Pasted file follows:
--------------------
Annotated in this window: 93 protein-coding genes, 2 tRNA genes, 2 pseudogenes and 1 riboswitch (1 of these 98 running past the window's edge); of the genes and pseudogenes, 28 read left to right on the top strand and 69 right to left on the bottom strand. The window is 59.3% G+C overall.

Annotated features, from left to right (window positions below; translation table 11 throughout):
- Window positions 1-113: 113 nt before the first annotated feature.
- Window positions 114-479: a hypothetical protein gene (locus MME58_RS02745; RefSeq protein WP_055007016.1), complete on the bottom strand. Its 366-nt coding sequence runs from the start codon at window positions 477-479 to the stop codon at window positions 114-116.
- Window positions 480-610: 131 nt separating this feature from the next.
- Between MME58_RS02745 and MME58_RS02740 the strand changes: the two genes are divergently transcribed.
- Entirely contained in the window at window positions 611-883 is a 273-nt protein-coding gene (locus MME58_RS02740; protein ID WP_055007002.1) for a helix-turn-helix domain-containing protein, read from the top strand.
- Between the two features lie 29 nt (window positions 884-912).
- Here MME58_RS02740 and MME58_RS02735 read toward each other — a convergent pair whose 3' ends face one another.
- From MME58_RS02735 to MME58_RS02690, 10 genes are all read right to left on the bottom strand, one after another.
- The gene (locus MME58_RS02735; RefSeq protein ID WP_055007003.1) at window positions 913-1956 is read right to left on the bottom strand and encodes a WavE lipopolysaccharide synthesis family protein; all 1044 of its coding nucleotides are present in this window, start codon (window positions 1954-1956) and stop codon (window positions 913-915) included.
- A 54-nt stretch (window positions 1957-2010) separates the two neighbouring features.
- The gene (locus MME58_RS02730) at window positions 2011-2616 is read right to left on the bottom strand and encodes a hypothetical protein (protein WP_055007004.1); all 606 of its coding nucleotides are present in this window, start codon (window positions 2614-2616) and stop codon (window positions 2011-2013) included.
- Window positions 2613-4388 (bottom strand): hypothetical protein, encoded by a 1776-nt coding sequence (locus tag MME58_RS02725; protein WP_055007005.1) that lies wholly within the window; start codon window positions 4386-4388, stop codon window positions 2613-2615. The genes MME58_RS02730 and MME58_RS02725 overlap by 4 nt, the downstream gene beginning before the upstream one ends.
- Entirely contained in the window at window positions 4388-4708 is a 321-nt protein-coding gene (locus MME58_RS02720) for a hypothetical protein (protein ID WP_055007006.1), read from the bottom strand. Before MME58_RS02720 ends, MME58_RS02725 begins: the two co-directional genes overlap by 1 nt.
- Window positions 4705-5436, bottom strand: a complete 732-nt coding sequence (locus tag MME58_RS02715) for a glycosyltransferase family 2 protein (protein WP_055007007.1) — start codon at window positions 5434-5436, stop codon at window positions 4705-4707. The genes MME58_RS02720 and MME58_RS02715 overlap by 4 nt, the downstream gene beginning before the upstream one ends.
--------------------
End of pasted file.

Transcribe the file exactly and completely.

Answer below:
Annotated in this window: 93 protein-coding genes, 2 tRNA genes, 2 pseudogenes and 1 riboswitch (1 of these 98 running past the window's edge); of the genes and pseudogenes, 28 read left to right on the top strand and 69 right to left on the bottom strand. The window is 59.3% G+C overall.

Annotated features, from left to right (window positions below; translation table 11 throughout):
- Window positions 1-113: 113 nt before the first annotated feature.
- Window positions 114-479: a hypothetical protein gene (locus MME58_RS02745; RefSeq protein WP_055007016.1), complete on the bottom strand. Its 366-nt coding sequence runs from the start codon at window positions 477-479 to the stop codon at window positions 114-116.
- Window positions 480-610: 131 nt separating this feature from the next.
- Between MME58_RS02745 and MME58_RS02740 the strand changes: the two genes are divergently transcribed.
- Entirely contained in the window at window positions 611-883 is a 273-nt protein-coding gene (locus MME58_RS02740; protein ID WP_055007002.1) for a helix-turn-helix domain-containing protein, read from the top strand.
- Between the two features lie 29 nt (window positions 884-912).
- Here MME58_RS02740 and MME58_RS02735 read toward each other — a convergent pair whose 3' ends face one another.
- From MME58_RS02735 to MME58_RS02690, 10 genes are all read right to left on the bottom strand, one after another.
- The gene (locus MME58_RS02735; RefSeq protein ID WP_055007003.1) at window positions 913-1956 is read right to left on the bottom strand and encodes a WavE lipopolysaccharide synthesis family protein; all 1044 of its coding nucleotides are present in this window, start codon (window positions 1954-1956) and stop codon (window positions 913-915) included.
- A 54-nt stretch (window positions 1957-2010) separates the two neighbouring features.
- The gene (locus MME58_RS02730) at window positions 2011-2616 is read right to left on the bottom strand and encodes a hypothetical protein (protein WP_055007004.1); all 606 of its coding nucleotides are present in this window, start codon (window positions 2614-2616) and stop codon (window positions 2011-2013) included.
- Window positions 2613-4388 (bottom strand): hypothetical protein, encoded by a 1776-nt coding sequence (locus tag MME58_RS02725; protein WP_055007005.1) that lies wholly within the window; start codon window positions 4386-4388, stop codon window positions 2613-2615. The genes MME58_RS02730 and MME58_RS02725 overlap by 4 nt, the downstream gene beginning before the upstream one ends.
- Entirely contained in the window at window positions 4388-4708 is a 321-nt protein-coding gene (locus MME58_RS02720) for a hypothetical protein (protein ID WP_055007006.1), read from the bottom strand. Before MME58_RS02720 ends, MME58_RS02725 begins: the two co-directional genes overlap by 1 nt.
- Window positions 4705-5436, bottom strand: a complete 732-nt coding sequence (locus tag MME58_RS02715) for a glycosyltransferase family 2 protein (protein WP_055007007.1) — start codon at window positions 5434-5436, stop codon at window positions 4705-4707. The genes MME58_RS02720 and MME58_RS02715 overlap by 4 nt, the downstream gene beginning before the upstream one ends.